After a long hike, making use of the first aid kit (several times) (sis-in-law secretly fell off the mountain...aw, she's fine), and plenty of blisters later...we were ready for a hearty dinner.  And this is what we had!

Smoked sausage is a great day 2/3 camping ingredient.  First, it is meat.  And meat is good when you are in the woods.  Gawd, it is so good.  Second, it is pretty "food safe".  (I have no proof of this, so I am not liable...if it doesn't work out for you.)

Something about this meal was so full filling (butter).  Stick to your ribs.  Meat and potatoes.  Yum!

For dessert, we tried out this baked banana dessert thing (it is kind of like a fancy s'more stuffed in a banana):

I personally did not indulge in one of these babies because that is just too much for me to handle.  But Scot thoroughly enjoyed it.  Sis-in-law did too but was a little on the fence about warm banana-ness.  Definitely fun and different from your typical s'more.  

Sausage, Potato and Green Bean Camp Casserole
adapted from Allrecipes

1/2 stick of butter
1 medium onion, diced
3/4 pound smoked sausage, cut into 1 inch pieces (I used Kielbasa)
3/4 pound fresh green beans, trimmed and halved
7 small to medium sized Yukon gold potatoes, diced small
3/4 teaspoon salt
3/4 teaspoon ground black pepper
1/3 cup water

Preheat an outdoor grill for high heat.

In a large cast iron skillet, melt butter. Add onion and kielbasa and let cook for about 5 minutes. Add green beans, potatoes, salt, and pepper. Add water and tightly cover with foil. Place over a grill for 20-30 minutes (opening up and turning occasionally…added more water as needed) until potatoes are tender.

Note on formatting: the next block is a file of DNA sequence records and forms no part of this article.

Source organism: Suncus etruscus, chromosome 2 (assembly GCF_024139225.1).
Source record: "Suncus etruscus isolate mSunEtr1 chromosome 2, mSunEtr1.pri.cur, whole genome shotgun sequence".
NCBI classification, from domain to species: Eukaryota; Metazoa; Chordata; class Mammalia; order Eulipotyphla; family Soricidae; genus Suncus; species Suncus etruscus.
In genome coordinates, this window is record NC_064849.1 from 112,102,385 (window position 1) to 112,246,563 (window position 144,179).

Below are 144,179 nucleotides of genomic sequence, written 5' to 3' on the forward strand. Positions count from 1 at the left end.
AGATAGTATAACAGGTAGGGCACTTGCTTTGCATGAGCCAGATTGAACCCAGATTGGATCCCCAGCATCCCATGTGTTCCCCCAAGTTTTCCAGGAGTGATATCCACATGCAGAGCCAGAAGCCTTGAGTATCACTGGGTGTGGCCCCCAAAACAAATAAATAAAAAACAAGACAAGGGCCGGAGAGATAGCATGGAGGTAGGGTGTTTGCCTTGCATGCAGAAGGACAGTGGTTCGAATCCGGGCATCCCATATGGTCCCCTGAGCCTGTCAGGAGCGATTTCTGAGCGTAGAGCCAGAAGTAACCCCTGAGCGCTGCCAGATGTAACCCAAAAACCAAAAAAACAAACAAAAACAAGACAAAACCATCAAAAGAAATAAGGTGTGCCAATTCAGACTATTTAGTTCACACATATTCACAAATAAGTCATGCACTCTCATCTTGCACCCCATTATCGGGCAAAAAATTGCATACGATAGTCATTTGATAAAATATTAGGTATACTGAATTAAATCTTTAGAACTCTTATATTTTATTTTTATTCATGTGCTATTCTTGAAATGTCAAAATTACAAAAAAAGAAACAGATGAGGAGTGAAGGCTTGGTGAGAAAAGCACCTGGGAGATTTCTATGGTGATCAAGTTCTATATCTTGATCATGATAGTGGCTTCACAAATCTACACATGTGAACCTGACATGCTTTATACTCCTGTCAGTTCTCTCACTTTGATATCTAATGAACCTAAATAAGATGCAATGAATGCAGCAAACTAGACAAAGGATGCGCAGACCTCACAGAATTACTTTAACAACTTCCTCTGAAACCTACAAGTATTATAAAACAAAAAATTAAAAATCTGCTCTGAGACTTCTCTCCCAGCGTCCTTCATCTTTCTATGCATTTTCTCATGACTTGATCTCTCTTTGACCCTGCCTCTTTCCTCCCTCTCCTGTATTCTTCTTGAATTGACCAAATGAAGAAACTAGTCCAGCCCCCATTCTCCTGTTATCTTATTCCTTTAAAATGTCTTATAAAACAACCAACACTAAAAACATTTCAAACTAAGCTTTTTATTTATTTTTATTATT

(Servings: 3, Prep time: 20 min., Cook time: 40 min., Difficulty: Easy)

foodforscot Ratings:

Shanon (taste):  8/10
Scot (taste):  8/10
Effort:  2/5
Dishwashing Effort:  2/5

Copper just isn't a floor dog.  And I wouldn't be one either, so who am I to judge.

Wednesday, July 6, 2011

Texas Caviar

I had never heard of Texas Cavier until a few months ago when TWO different friends brought it to TWO different potluck events.  Good story.  But the truth is:  this stuff is wicked good.

Might as well just call it black-eyed pea de gallo.  It is really your typical pico but with beans!  The Texas Caviar that is pictured here has some random additions that I just threw in to use stuff up (black beans and corn...and some tomato).  But, I have since made the exact recipe below and it is a wonderful combination.  In reality, you can throw whatever veg. you want in with the beans.  

I personally believe that black eyed peas are the most delicious bean out there.  Everywhere like such as.  I have recently discovered that I am a lover of white-ish beans.  Including but not limited to black eyed peas, cannellini beans, great northern beans, navy beans, and lima beans.  And edamame.  So, I guess I like green too.  I know you were all dying to know what my favorite beans were.  

PS:  This is also known as Cowboy Caviar.  I'd like to avoid conflict with Texas, so I will give this to them.  Oh yeah, and I don't care.   

Texas Caviar
adapted from Allrecipes

2 (15.8 ounce) cans black-eyed peas, drained and rinsed
1 cup diced jicama
2 fresh medium jalapenos, stemmed, seeded and minced
1/2 small red onion, cut into small dice
1 yellow bell pepper, stemmed, seeded and cut into small dice
1 red bell pepper, stemmed, seeded and cut into small dice
1 bunch cilantro, minced
6 tablespoons red wine vinegar or lime juice
6 tablespoons light cooking oil
1/2 teaspoon salt
1/2 teaspoon ground black pepper
1/2 teaspoon garlic powder (optional)
1 teaspoon dried oregano (optional)
1 1/2 teaspoons ground cumin (optional)

Mix all ingredients in a medium bowl; cover and refrigerate 2 hours or up to 2 days. Before serving, adjust seasonings to taste, adding extra vinegar, salt and pepper. Transfer to a serving bowl.

(Servings; 8-10, Prep time: 30 min., Difficulty: Easy)

foodforscot Ratings:

Shanon (taste):  8/10
Scot (taste):  8/10
Effort:  2/5
Dishwashing Effort:  1/5